Impeachment is the number one Democratic issue for the 2018 midterms, even if party leaders won’t admit it.
Impeachment has been all the rage among the Democratic base since the start of the Trump presidency, and fervor to remove the president from office has not abated. A PBS/Marist poll in April showed that 70% of Democratic voters would definitely vote for a candidate who wants to impeach President Trump. A CNN poll last month showed that 77% of Democrats want President Trump impeached.
House Democrats have filed several articles of impeachment already, charging obstruction or justice, undermining the freedom of the press, undermining the judiciary, and violations of the emoluments clause. The charges are highly speculative, but Rep. Maxine Waters (D-CA) says that there does not particularly need to be evidence of a crime because “impeachment is about whatever the Congress says it is. There is no law that dictates impeachment.”
The impeachment filings have not attracted many Congressional sponsors or leadership support. Democratic leaders have tried to keep a lid on the issue, mostly because it is bad politics. In the PBS/Marist poll note above a 47% plurality of voters said they would definitely vote against a pro-impeachment candidate. The June CNN poll showed that 51% opposed impeachment, and those who favor it are mainly core Democratic constituencies who will vote for the party anyway.
However, the increasingly vocal progressive wing has urged Democrats to embrace impeachment politics. New York Democratic Congressional candidate and media darling Alexandria Ocasio-Cortez favors impeachment. Progressive billionaire Tom Steyer is pumping $40 million into the impeachment drive. Impeachment is one of the only issues that excites the base, which progressives see promoting it as a way of seizing control of the House and Senate.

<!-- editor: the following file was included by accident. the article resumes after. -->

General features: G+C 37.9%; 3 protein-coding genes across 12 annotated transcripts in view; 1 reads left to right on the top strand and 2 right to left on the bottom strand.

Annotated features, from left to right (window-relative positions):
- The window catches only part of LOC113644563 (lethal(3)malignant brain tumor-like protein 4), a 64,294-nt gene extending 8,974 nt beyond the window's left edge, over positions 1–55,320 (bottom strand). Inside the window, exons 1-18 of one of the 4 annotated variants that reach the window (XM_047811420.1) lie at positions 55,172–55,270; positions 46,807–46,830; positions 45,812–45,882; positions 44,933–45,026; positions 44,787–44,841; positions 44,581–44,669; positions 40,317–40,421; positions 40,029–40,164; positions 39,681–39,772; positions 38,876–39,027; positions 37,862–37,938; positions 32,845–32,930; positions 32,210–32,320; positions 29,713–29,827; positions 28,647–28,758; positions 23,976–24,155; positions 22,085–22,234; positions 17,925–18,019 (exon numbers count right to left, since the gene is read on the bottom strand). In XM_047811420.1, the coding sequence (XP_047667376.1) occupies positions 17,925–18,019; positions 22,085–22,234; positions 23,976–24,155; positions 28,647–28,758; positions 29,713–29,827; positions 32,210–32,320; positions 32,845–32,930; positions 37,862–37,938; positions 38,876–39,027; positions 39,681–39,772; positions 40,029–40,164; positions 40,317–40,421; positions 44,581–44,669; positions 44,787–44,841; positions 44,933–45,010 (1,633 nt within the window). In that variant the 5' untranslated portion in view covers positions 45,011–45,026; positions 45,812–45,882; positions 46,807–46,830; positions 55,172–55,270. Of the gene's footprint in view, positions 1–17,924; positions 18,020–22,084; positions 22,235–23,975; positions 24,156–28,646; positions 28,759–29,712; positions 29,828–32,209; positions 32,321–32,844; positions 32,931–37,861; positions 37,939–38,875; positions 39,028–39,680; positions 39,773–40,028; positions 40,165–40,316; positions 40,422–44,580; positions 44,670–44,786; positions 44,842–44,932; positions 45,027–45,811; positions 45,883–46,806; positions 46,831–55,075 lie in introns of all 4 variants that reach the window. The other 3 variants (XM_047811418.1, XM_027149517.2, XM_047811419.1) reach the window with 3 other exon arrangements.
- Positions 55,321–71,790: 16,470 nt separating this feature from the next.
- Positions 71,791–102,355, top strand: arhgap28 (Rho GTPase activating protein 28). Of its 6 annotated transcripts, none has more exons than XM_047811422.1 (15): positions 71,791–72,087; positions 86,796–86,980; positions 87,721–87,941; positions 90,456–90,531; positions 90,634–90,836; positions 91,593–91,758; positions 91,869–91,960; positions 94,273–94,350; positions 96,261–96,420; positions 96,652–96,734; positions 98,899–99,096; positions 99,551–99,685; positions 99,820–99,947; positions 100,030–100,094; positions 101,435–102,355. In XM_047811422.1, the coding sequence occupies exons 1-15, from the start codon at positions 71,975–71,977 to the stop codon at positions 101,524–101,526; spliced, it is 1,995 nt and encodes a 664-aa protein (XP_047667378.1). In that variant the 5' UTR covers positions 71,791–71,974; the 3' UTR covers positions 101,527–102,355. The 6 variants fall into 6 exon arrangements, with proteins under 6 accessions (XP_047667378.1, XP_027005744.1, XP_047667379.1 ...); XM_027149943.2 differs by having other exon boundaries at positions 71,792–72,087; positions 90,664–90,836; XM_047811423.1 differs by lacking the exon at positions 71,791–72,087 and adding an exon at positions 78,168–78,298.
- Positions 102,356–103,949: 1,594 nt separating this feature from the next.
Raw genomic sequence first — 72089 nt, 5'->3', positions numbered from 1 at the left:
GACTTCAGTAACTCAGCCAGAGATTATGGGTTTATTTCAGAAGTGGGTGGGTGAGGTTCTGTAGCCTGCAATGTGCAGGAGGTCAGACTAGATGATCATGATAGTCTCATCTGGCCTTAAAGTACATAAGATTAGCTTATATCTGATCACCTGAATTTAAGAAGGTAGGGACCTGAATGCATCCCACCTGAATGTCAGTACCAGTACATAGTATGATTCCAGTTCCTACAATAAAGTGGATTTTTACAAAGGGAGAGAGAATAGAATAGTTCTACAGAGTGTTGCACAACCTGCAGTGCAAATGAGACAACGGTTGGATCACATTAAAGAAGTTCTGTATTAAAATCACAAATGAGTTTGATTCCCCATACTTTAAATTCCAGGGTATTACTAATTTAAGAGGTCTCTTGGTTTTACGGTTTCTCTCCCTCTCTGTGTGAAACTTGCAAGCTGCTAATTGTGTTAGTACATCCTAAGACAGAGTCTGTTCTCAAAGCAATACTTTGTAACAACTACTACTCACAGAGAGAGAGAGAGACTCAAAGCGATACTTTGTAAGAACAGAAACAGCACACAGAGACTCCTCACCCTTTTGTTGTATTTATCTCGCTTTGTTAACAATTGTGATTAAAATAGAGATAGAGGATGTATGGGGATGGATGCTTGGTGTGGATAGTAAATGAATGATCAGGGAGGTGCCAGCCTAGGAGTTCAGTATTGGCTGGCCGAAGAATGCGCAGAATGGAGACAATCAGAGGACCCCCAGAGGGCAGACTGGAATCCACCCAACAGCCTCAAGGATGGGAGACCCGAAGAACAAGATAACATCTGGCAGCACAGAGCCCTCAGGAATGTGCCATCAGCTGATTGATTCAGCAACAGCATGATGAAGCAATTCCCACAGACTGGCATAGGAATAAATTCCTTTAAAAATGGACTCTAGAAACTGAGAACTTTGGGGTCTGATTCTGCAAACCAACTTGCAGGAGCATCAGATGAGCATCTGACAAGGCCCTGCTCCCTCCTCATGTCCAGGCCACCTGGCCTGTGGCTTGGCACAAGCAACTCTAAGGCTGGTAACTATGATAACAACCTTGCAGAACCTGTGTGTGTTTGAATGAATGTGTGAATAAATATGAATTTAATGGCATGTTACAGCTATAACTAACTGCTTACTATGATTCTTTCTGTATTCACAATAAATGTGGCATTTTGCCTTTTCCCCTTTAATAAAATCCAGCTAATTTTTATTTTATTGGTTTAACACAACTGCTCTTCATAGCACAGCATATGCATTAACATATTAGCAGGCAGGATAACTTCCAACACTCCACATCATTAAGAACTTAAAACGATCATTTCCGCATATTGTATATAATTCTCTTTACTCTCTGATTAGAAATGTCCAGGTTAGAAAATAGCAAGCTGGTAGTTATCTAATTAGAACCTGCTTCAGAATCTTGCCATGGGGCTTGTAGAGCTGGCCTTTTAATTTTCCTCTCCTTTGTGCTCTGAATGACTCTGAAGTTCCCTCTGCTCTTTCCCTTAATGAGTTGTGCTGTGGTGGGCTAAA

Yet Republicans also think impeachment is a winning issue. There are no actual grounds for it, President Trump’s approval ratings are on the upswing, the economy is strong, and public confidence is growing. The more Democrats talk about impeachment the less they are addressing their substantive issues (like open borders and raising taxes) and the more isolated and cranky they seem. Plus impeachment fever is mainly a progressive malady and does not appeal to the moderate and independent voters that Democrats would need to attract in order to make significant electoral gains. So, while impeachment is bad politics for Democrats, it is red meat for Republicans. President Trump raises the impeachment issue at his rallies, and the RNC is talking about it more than their DNC counterparts.
Perhaps progressives hope their impeachment drive will get a boost from Special Counsel Robert Mueller’s expected Russian investigation/witch-hunt report in September. Since the impeachment wing of the party already has an expansive view of what constitutes “high crimes and misdemeanors” practically anything in the report would qualify in their book. After all, these are people who think Mr. Trump could be impeached over a Tweet. But the closer the midterm election gets the more Mueller will be open to charges of meddling with the election, a theme the White House has already picked up.
Whether the aged liberal Democratic leaders can keep their young progressives in check remains to be seen, but for now it seems like the only person who doesn’t want to talk about impeachment is Nancy Pelosi.
James S. Robbins is editor of Eagle Action Report and author of Erasing America: Losing Our Future by Destroying Our Past (Regnery, 2018).
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